DNS Security

Noteworthy

 There has been quite a bit of talk lately about the best way to secure a domain, mainly centered in two camps: SSL or DNSSEC. The answer is quite simple - you should use both.

 Some folks have already asked me if DNSSEC could have prevented Twitter.com traffic from being hijacked. In this case, the answer is, "No".

 The movement is on, DNSSEC, ready set go! Just make sure you are ready when you go!

 Over the next few years we should expect to see applications leveraging DNSSEC in ways we cannot imagine now.

DNS Security / Featured Blogs

Proceedings of Name Collisions Workshop Available

Keynote speaker, and noted security industry commentator, Bruce Schneier (Co3 Systems ) set the tone for the two days with a discussion on how humans name things and the shortcomings of computers in doing the same. Names require context, he observed, and "computers are really bad at this" because "everything defaults to global." Referring to the potential that new gTLDs could conflict with internal names in installed systems, he commented, "It would be great if we could go back 20 years and say 'Don't do that'," but concluded that policymakers have to work with DNS the way it is today. more»

DNSSEC Workshop on March 26 to Be Streamed Live from ICANN 49 in Singapore

If you are interested in DNSSEC and how it can make the Internet more secure, the DNSSEC Workshop at ICANN 49 in Singapore will be streamed live for anyone to listen and view. One of three DNSSEC-related technical events at ICANN 49, the DNSSEC Workshop takes place on Wednesday, March 26, from 8:30am - 2:45pm Singapore time. more»

Domain Name System (DNS) Security Should Be One of Your Priorities

Most people, even seasoned IT professionals, don't give DNS (the Domain Name System) the attention it deserves. As TCP/IP has become the dominant networking protocol, so has the use of DNS... Due to the reliability built into the fundamental RFC-based design of DNS, most IT professionals don't spend much time worrying about it. This can be a huge mistake! more»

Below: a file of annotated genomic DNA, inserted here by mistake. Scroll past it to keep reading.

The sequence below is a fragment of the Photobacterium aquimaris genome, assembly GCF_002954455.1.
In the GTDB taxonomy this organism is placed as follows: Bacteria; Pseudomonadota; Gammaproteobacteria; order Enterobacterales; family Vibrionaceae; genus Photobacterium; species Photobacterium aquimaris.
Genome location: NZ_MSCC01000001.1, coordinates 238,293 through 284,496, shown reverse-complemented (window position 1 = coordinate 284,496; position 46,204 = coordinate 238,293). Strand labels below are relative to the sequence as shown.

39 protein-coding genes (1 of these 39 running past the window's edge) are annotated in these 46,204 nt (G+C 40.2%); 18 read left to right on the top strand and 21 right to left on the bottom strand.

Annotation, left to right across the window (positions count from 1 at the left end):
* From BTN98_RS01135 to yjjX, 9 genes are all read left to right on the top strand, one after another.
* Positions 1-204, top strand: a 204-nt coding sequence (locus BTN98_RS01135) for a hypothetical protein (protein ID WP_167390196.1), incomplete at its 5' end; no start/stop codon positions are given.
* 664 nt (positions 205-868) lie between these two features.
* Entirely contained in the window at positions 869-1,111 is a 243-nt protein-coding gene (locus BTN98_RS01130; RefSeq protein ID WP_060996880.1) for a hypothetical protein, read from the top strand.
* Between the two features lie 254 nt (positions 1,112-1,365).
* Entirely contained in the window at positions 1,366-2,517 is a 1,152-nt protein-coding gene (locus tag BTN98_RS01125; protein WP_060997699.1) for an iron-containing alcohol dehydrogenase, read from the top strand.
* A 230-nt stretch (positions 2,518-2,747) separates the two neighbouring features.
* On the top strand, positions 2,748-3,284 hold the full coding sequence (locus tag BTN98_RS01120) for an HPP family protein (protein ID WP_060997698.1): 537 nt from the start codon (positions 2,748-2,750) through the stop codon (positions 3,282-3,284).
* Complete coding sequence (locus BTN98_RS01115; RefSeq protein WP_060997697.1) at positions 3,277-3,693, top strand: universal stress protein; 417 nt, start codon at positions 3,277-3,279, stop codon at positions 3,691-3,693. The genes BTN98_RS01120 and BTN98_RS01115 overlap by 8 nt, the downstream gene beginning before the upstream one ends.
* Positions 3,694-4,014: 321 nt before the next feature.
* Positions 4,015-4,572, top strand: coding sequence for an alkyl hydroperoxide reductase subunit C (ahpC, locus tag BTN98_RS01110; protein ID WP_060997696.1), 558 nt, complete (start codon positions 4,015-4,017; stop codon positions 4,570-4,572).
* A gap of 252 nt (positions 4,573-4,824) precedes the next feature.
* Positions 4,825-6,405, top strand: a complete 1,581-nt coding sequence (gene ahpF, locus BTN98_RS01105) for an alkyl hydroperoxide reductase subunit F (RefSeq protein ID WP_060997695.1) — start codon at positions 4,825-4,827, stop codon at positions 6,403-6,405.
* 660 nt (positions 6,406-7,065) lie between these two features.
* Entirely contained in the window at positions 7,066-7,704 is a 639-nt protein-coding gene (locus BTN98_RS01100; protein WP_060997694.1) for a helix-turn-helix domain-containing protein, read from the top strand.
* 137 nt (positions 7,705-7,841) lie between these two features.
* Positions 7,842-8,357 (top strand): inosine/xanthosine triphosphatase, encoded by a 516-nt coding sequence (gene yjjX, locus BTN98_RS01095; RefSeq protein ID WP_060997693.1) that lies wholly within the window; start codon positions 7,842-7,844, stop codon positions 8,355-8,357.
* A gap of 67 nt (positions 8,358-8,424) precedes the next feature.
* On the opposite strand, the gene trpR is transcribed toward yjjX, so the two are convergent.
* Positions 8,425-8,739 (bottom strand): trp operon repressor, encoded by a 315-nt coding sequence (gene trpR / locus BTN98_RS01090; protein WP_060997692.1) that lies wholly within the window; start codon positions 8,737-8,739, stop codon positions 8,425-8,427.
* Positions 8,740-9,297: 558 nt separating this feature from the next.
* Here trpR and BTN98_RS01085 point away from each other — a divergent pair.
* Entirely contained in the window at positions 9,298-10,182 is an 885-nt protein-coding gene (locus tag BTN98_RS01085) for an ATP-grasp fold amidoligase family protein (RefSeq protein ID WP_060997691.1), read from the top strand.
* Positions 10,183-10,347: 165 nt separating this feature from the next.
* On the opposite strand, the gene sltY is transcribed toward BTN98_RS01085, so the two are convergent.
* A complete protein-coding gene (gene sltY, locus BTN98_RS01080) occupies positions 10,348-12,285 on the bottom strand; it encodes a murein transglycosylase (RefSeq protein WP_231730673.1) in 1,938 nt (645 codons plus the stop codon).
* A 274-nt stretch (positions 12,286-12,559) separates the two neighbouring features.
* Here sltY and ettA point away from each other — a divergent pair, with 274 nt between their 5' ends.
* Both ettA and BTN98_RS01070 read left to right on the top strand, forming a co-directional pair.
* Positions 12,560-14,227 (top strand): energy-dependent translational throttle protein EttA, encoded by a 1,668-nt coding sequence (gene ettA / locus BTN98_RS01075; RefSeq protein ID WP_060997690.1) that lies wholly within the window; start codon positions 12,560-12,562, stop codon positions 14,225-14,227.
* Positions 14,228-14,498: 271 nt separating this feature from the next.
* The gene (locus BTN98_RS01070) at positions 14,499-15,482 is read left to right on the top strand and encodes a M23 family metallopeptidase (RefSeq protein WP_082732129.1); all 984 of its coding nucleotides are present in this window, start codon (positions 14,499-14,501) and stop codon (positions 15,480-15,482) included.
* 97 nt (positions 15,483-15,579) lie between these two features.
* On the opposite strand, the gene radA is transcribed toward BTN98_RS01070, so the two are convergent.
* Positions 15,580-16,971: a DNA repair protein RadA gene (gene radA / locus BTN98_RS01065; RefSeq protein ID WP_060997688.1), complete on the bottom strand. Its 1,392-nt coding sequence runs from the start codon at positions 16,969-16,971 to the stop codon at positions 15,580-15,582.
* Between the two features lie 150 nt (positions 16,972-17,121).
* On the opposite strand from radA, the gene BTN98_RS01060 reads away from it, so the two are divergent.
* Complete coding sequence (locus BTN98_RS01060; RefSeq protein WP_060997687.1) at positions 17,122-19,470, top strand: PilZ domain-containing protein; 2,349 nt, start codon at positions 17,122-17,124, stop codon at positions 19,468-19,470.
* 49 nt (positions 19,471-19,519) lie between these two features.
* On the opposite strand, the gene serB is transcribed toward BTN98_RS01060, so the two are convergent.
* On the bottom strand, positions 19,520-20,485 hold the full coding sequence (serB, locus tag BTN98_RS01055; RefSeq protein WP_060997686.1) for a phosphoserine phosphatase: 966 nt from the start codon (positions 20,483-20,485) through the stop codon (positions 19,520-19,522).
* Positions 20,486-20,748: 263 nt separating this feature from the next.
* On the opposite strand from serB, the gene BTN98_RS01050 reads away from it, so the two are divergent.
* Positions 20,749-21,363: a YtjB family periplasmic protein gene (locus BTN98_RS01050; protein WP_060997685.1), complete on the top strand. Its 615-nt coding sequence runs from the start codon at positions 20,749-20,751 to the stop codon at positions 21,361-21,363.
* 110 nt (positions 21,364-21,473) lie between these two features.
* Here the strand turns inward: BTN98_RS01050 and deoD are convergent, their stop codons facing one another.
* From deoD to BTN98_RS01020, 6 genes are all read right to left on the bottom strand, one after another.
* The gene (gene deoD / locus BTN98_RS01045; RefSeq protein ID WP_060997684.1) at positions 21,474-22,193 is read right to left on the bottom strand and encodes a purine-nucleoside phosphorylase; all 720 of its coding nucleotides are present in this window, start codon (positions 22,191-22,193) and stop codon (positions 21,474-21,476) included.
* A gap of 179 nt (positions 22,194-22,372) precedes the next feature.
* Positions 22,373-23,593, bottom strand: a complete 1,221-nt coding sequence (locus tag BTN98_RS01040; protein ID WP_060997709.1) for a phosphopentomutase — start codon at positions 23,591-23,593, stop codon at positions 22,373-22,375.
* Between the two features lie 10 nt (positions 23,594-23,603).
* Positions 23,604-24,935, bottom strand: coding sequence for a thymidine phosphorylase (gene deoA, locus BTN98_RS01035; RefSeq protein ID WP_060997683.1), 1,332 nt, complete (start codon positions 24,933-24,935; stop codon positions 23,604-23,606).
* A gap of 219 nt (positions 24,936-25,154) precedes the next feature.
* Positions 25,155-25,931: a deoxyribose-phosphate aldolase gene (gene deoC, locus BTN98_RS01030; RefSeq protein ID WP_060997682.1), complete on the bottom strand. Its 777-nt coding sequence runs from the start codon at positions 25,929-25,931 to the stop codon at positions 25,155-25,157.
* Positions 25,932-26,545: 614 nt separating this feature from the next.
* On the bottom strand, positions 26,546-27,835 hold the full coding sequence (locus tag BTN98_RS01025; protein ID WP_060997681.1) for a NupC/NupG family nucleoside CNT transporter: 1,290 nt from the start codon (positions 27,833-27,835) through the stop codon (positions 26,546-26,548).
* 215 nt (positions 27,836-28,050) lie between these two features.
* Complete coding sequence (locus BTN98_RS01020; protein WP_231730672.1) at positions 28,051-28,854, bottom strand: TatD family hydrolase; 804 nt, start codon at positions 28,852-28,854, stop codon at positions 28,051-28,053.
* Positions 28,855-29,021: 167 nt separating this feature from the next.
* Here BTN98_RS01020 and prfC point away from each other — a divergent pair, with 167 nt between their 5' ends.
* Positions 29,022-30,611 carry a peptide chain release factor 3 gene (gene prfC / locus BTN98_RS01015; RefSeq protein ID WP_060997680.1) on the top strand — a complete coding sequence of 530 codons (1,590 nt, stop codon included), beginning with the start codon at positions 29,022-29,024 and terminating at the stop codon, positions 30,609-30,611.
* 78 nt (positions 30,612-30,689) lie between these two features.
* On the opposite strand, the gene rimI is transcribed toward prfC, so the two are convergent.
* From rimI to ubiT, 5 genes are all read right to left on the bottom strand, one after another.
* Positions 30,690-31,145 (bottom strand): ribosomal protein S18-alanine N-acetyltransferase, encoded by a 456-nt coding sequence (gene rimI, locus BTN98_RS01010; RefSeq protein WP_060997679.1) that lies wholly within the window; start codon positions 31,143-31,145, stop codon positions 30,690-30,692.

CircleID's Top 10 Posts of 2013

Here we are with CircleID's annual roundup of top ten most popular posts featured during 2013 (based on overall readership). Congratulations to all the participants whose posts reached top readership and best wishes to the entire community for 2014. more»

The Christmas Goat Is On Fire, Fourth Season

This year, 2013, I got 24 days of IPv6 and DNSSEC measurements. All in all it created 15GB logs with more than 62 million rows. On the 21st of December, early in the morning, the goat was "traditionally" burnt down, however this year with one exception. Via the Swedish newspaper Expressen the arsonists anonymously took the blame and also filmed their own act. more»

LAC, the DNS, and the Importance of Comunidad

The 1st Latin American & Caribbean DNS Forum was held on 15 November 2013, before the start of the ICANN Buenos Aires meeting. Coordinated by many of the region's leading technological development and capacity building organizations, the day long event explored the opportunities and challenges for Latin America brought on by changes in the Internet landscape, including the introduction of new gTLDs such as .LAT, .NGO and others. more»

DNS Tunneling: Is It a Security Threat?

DNS tunneling -- the ability to encode the data of other programs or protocols in DNS queries and responses -- has been a concern since the late 1990s. If you don't follow DNS closely, however, DNS tunneling likely isn't an issue you would be familiar with. Originally, DNS tunneling was designed simply to bypass the captive portals of Wi-Fi providers, but as with many things on the Web it can be used for nefarious purposes. For many organizations, tunneling isn't even a known suspect and therefore a significant security risk. more»

DNS Amplification Attacks: Out of Sight, Out of Mind? (Part 3)

Previous posts (Part 1 and Part 2) offer background on DNS amplification attacks being observed around the world. These attacks continue to evolve. Early attacks focused on authoritative servers using "ANY" queries for domains that were well known to offer good amplification. Response Rate Limiting (RRL) was developed to respond to these early attacks. RRL, as the name suggests, is deployed on authoritative servers to rate limit responses to target names. more»

On the Time Value of Security Features in DNS

There are some real problems in DNS, related to the general absence of Source Address Validation (SAV) on many networks connected to the Internet. The core of the Internet is aware of destinations but blind to sources. If an attacker on ISP A wants to forge the source IP address of someone at University B when transmitting a packet toward Company C, that packet is likely be delivered complete and intact, including its forged IP source address. Many otherwise sensible people spend a lot of time and airline miles trying to improve this situation... The problems created for the Domain Name System (DNS) by the general lack of SAV are simply hellish. more»

DNS Amplification Attacks: Out of Sight, Out of Mind? (Part 2)

This post follows an earlier post about DNS amplification attacks being observed around the world. DNS Amplification Attacks are occurring regularly and even though they aren't generating headlines targets have to deal with floods of traffic and ISP infrastructure is needlessly stressed -- load balancers fail, network links get saturated, and servers get overloaded. And far more intense attacks can be launched at any time. more»